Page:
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Charlotte History

November 3, 2007

Written November 25

Dear Friends and Families,


After my tour of the NASCAR "Superspeedway", I felt I needed to know a bit more of the local Charlotte history. The answer was the Charlotte Museum of History. The main building is modern and impressive but the contents are quite ordinary displays. The museum is a school destination, I suppose, and the dioramas and displays of the 250 years of settlement were educational enough, just not very special. I did learn that Charlotte was the scene of an 18th Century gold rush and had a major U.S. Mint for a hundred years or more. I guess that's the basis for it's role today as a major banking center.


The best "display" was The Hezekiah Alexander House, built in 1774 and one of the first permanent structures in Charlotte. It has been well restored and offers guided tours twice daily. As with other contemporary buildings from the colonies, I was struck with how rough life was for early Americans, even for the relatively wealthy such as the Alexanders. Our own home, built about the same time, was more sophisticated -- and here in Pommersfelden, there were much nicer 18th Century homes than ours.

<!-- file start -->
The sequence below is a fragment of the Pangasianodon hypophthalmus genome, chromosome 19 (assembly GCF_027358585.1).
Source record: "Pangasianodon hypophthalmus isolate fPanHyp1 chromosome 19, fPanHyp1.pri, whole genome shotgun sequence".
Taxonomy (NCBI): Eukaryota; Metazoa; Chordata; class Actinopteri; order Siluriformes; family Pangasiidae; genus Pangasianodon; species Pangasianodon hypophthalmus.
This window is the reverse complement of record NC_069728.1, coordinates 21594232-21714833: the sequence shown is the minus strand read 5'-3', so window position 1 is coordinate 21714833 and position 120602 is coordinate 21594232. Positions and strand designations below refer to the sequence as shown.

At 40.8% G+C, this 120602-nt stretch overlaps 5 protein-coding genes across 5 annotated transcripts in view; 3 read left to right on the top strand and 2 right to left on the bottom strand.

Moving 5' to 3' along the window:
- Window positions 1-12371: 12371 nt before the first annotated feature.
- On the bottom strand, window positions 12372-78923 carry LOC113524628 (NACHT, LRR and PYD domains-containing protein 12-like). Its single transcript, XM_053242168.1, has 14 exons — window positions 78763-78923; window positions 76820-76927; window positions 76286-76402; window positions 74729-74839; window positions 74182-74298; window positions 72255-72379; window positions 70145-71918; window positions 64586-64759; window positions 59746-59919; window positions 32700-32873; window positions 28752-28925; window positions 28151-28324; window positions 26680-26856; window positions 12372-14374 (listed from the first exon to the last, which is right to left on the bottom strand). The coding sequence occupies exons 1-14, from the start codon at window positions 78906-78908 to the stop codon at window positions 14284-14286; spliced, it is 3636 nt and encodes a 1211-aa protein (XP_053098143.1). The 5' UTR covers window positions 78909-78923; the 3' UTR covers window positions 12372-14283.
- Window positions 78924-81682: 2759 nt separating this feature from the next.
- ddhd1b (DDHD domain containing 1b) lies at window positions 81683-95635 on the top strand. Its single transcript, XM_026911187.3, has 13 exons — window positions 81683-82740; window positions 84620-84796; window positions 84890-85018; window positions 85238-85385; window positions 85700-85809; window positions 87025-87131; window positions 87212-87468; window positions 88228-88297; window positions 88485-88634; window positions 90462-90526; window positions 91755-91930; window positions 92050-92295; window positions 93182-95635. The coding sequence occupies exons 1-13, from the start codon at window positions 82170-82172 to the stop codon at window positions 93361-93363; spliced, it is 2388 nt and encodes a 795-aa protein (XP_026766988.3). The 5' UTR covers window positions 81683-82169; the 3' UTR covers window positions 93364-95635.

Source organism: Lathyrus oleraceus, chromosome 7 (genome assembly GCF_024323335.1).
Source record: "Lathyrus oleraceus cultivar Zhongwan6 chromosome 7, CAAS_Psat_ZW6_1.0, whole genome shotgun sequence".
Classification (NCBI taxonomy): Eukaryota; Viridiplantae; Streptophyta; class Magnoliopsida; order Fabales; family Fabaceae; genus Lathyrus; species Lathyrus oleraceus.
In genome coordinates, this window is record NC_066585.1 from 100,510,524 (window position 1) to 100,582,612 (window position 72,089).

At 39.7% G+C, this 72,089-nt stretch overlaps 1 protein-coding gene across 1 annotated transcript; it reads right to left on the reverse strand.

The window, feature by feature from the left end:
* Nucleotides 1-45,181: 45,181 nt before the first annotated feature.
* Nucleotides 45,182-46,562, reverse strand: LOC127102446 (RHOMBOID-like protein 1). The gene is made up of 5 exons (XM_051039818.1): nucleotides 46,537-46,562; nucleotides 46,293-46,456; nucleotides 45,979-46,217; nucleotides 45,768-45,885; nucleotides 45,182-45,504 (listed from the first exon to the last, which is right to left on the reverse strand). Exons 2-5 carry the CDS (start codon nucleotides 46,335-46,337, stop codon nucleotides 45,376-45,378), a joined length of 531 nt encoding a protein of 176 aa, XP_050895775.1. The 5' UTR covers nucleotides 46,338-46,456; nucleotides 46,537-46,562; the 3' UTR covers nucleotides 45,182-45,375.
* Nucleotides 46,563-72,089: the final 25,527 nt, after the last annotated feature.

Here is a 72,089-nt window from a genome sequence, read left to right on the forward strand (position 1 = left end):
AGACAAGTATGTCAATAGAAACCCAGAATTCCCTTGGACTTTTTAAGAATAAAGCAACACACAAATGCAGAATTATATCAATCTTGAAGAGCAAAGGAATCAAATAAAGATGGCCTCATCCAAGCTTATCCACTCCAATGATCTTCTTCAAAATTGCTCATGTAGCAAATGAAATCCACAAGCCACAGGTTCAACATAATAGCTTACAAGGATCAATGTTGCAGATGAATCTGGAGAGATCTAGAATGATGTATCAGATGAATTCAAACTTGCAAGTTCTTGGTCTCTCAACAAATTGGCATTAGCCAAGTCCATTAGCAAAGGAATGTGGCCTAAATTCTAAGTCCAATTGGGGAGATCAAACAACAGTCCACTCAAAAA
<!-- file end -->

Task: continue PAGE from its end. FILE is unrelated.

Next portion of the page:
The bell was donated by the Belk family, as a "freedom bell".

This barn was moved to the site and represents what would have been typical of the late 18th or 19th Century farms in the Charlotte area.

The Alexander House kitchen is a reconstruction, built on the foundation of the original.

The Alexander House itself has been restored as a handsome example of local stone construction. At the time it was built, it would have been one of the best of the area.

Inside, the main room served as dining area and general living room. Our costumed guide helped to give us a feel for life 200 years ago.

A dining table and sideboard that would be right at home in our Bavarian neighborhood.

And this chest could also have been found in Old Europe, although it was probably built locally. All imported material at the time came from Philadelphia, the nearest seaport because east-west access was too difficult due to the many rivers in The Carolinas and Virginia.

The four bedrooms were filled with the Alexanders and their 10 children. Unusual for the time, all the children lived to adulthood.

So, 18th Century North Carolina was more frontier than the towns to the north in Virginia and the Northeast, and much rougher than the villages back in Europe, but it was a new start. Similarly, the Charlotte Museum of History may not be the grandest history museum in the country, but it's a start. Now, if they could just find traces of racing carriages back then, they could have a real NASCAR story!

John and Marianne.


Charlotte Museum of History: http://www.charlottemuseum.org/


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